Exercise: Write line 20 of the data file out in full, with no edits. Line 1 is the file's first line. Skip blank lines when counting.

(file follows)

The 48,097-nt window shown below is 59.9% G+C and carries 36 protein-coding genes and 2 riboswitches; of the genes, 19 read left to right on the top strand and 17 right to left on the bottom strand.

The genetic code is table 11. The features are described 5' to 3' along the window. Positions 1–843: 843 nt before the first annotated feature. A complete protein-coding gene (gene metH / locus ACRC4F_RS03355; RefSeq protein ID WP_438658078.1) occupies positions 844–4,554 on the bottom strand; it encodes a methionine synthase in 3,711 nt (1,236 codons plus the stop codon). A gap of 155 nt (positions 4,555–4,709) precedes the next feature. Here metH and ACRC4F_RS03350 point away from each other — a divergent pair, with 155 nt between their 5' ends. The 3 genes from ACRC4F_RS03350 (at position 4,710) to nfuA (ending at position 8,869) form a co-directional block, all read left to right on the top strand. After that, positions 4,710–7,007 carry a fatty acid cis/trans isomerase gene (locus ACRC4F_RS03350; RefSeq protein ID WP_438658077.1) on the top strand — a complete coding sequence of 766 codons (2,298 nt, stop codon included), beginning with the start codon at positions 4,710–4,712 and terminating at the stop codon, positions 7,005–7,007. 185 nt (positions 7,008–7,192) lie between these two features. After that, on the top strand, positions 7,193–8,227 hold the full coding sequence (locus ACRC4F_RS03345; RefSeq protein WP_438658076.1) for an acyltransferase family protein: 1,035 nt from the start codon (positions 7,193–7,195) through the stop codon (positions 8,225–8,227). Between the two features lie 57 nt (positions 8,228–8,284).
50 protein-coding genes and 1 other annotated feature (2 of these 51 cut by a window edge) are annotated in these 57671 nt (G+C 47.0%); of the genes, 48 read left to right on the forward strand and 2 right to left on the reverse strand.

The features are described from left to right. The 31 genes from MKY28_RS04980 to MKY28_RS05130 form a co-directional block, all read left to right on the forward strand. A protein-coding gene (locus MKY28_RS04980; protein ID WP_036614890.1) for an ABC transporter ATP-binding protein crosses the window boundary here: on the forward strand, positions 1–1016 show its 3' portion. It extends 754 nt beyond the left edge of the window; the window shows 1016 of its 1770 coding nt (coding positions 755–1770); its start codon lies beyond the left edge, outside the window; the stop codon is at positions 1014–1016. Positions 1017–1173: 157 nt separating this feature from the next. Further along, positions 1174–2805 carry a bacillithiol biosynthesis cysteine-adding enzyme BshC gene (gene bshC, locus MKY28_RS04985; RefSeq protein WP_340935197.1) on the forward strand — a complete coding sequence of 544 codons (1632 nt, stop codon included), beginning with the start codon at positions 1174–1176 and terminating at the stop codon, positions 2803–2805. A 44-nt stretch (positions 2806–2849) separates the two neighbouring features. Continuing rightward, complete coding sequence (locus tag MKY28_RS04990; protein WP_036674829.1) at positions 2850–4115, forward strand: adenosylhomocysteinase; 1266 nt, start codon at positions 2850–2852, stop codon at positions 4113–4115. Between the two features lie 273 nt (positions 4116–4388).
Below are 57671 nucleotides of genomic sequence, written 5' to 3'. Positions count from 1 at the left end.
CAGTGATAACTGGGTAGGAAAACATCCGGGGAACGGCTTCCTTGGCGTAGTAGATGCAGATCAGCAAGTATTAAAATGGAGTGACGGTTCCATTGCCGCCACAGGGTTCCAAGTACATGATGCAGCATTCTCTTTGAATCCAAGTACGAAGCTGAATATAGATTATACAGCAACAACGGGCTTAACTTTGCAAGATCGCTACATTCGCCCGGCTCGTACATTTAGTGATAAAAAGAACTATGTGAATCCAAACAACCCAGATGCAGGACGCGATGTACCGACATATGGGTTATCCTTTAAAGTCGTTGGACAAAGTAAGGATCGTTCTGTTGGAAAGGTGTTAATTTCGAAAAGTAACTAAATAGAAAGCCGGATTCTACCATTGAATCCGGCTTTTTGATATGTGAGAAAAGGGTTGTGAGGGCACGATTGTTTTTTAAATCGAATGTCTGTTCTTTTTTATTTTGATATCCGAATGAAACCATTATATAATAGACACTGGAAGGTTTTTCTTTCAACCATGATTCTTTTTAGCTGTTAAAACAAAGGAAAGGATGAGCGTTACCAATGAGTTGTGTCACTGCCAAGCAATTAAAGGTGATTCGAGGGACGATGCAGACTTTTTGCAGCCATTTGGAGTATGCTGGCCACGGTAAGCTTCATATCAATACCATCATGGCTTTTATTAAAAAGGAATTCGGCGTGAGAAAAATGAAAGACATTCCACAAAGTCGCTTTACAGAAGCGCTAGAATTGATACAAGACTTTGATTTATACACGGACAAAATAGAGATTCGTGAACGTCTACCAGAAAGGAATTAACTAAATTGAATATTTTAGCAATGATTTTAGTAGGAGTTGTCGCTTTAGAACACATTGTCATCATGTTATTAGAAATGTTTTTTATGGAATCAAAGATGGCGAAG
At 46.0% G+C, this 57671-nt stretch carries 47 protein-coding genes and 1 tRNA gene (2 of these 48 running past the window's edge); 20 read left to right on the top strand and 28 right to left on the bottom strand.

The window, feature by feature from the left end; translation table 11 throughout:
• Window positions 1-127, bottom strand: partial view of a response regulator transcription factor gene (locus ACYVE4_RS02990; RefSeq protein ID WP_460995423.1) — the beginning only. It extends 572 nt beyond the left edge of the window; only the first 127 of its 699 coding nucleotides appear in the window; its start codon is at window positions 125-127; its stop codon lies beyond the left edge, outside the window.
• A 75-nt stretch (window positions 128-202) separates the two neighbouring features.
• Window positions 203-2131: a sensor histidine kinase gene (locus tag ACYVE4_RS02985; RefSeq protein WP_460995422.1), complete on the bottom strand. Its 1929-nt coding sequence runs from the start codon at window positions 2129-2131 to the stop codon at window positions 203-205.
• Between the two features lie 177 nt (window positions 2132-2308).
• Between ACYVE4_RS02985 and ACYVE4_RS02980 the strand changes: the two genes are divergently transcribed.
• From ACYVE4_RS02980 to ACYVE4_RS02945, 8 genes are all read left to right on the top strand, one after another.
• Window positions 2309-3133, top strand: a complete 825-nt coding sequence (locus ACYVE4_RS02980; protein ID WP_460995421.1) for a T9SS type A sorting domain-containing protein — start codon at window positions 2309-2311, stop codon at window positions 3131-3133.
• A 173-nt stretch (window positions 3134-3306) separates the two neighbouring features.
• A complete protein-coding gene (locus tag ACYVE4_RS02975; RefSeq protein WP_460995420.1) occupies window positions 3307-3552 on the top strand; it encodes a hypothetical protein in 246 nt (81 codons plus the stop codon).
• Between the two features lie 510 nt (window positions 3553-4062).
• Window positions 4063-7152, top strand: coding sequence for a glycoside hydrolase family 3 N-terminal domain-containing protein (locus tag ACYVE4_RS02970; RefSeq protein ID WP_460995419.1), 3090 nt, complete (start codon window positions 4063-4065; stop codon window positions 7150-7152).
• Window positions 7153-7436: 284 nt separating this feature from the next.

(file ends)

• Window positions 7153-7436: 284 nt separating this feature from the next.